No matches

It has happened again. South Korea officially locked up its third straight Overwatch World Cup title at BlizzCon this afternoon against an astounding Team China. Many questioned the strength of South Korea’s roster, given the team’s lack of trials and strangely balance roster, but it didn’t matter. Once again, South Korea was clearly the best and took the finals 4-0 with hardly a whimper coming out of the Chinese side.

South Korea’s run cannot be described as anything, but pedestrian — the team didn’t drop a single map enroute to its domination of Blizzard’s yearly nation-based event. South Korea first stomped the lads from the land down under — Australia — 3-0, leaving little breathing room and casually taking the series. Australia had moments of brilliance, but Scott “Custa” Kennedy could not make the difference against a rolling Lee “Carpe” Jae-Hyeok on Widowmaker (and a tactical Torbjorn).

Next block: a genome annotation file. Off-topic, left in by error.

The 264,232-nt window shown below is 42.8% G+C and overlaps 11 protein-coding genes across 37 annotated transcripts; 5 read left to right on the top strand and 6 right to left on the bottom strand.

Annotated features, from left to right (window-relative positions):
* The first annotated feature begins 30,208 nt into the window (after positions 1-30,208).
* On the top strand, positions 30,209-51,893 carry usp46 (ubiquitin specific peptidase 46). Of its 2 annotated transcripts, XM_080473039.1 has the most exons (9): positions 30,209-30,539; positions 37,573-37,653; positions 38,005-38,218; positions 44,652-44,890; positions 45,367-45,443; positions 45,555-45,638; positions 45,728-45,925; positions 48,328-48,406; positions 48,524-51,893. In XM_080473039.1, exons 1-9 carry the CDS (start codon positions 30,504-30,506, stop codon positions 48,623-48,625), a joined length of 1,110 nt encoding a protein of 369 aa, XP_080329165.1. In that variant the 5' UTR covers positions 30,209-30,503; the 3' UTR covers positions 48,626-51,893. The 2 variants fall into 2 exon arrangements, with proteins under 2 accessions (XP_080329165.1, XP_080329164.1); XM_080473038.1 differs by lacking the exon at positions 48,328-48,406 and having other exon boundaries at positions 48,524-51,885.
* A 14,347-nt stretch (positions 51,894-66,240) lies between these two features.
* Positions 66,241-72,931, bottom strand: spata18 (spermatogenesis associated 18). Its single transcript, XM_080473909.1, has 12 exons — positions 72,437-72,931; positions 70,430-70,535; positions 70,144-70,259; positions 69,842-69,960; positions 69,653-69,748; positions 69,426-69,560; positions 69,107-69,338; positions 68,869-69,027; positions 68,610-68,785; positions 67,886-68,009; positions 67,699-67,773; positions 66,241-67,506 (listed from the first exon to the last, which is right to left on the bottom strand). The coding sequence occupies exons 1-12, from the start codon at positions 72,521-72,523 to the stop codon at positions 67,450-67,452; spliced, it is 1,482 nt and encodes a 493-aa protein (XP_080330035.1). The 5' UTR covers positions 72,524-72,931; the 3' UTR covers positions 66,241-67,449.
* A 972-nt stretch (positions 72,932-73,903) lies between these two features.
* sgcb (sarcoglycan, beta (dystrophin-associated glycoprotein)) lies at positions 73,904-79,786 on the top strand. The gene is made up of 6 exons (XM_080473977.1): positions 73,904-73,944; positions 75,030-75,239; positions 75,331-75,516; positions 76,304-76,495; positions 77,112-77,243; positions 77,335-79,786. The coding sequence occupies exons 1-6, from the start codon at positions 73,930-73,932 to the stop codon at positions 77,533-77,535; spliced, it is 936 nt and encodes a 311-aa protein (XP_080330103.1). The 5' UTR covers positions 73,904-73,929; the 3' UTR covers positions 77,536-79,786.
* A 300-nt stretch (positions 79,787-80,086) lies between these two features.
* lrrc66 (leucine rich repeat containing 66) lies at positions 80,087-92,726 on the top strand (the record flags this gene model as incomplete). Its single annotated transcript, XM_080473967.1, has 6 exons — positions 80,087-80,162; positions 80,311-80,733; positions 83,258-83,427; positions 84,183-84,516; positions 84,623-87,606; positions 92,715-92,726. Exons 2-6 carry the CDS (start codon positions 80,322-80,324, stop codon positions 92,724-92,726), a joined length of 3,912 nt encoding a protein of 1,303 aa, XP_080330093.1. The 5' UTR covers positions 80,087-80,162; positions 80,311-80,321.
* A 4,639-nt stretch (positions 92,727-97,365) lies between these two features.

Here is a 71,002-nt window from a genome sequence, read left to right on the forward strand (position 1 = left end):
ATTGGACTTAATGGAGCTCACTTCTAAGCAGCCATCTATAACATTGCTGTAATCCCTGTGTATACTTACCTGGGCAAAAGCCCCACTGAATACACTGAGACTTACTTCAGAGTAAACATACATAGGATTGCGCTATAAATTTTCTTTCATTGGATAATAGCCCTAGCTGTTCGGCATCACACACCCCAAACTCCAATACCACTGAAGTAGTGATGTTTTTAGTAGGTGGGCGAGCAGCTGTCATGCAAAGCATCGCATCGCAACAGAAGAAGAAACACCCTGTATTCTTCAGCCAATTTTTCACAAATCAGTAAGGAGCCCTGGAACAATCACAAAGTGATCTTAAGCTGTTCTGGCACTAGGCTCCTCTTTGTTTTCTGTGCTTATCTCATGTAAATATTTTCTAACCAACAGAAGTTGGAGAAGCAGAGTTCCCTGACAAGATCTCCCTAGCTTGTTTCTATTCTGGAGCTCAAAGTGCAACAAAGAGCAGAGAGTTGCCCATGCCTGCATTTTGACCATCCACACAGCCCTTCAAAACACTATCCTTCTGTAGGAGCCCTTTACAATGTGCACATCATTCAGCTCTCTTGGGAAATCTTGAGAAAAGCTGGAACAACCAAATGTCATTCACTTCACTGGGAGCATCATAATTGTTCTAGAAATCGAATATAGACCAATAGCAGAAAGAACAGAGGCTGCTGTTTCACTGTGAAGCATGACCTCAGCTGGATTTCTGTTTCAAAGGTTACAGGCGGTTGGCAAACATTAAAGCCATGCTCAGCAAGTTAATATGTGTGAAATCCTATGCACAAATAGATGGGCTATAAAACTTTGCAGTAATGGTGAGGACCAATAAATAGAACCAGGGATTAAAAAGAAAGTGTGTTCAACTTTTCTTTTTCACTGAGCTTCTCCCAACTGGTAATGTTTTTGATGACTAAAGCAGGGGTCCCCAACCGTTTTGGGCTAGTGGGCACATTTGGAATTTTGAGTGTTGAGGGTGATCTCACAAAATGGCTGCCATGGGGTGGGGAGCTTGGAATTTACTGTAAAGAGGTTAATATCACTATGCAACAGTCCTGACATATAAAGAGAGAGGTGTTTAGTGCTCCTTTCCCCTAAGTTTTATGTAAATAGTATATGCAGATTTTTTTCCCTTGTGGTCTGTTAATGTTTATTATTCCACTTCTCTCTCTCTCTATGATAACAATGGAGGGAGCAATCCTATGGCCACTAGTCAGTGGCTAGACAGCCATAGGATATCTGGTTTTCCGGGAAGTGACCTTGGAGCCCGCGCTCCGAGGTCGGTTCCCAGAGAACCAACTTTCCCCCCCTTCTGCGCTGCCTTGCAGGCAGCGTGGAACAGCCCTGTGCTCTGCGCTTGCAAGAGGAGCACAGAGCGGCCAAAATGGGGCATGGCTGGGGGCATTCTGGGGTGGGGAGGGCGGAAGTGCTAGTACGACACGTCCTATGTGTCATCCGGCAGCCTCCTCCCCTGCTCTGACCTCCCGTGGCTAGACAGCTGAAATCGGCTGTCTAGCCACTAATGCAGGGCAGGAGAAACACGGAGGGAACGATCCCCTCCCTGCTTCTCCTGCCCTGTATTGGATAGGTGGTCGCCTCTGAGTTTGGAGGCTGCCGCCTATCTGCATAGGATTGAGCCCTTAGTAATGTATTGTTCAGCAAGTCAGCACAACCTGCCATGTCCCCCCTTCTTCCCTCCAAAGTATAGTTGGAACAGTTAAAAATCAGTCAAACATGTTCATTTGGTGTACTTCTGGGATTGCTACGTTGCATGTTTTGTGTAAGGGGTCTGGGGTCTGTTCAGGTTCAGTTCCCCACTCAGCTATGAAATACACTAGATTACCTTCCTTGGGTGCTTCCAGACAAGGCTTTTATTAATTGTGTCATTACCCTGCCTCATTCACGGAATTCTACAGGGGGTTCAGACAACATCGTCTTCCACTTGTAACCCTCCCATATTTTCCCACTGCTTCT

The United Kingdom gave South Korea a great deal more trouble — forcing draws on both King’s Row and Volskaya Industries — but even then, they were mere draws. South Korea was still able to take the series 2-0 by adapting to the UK’s brilliant play on GOATS compositions. South Korea finally looked beatable, but if the furthest a team could push it was draws — the finals weren’t ready.

Team China hardly looked as vulnerable in its 3-0 semifinal win against Canada, but the result was more of the same for South Korea. As successful as Xu “Guxue”  Qui-Lin had been, South Korea easily corralled him and China’s unhinged aggression. In a very one-sided series, South Korea reaffirmed its dominance with a 4-0 victory. Things got close in the series-closing Watchpoint: Gibraltar, but Kim “Fleta” Byung-Sun did everything in his power to keep the match from slipping away.

South Korea’s dominance might have slipped at the League of Legends World Championship and at the Starcraft II World Championship Series this weekend, but Overwatch remains firmly in its control. South Korea’s roster was criticized, but the tactics of the team — no matter the players — remained as surgical as always. Whenever the world doubts South Korea, it seems as if the region is destined to bounce back. South Korea’s grip on the Overwatch World Cup tightens, but given the foreign talent showcased this weekend — we’ll see how things pan out in the Overwatch League.

Photo: Robert Paul, Blizzard Entertainment

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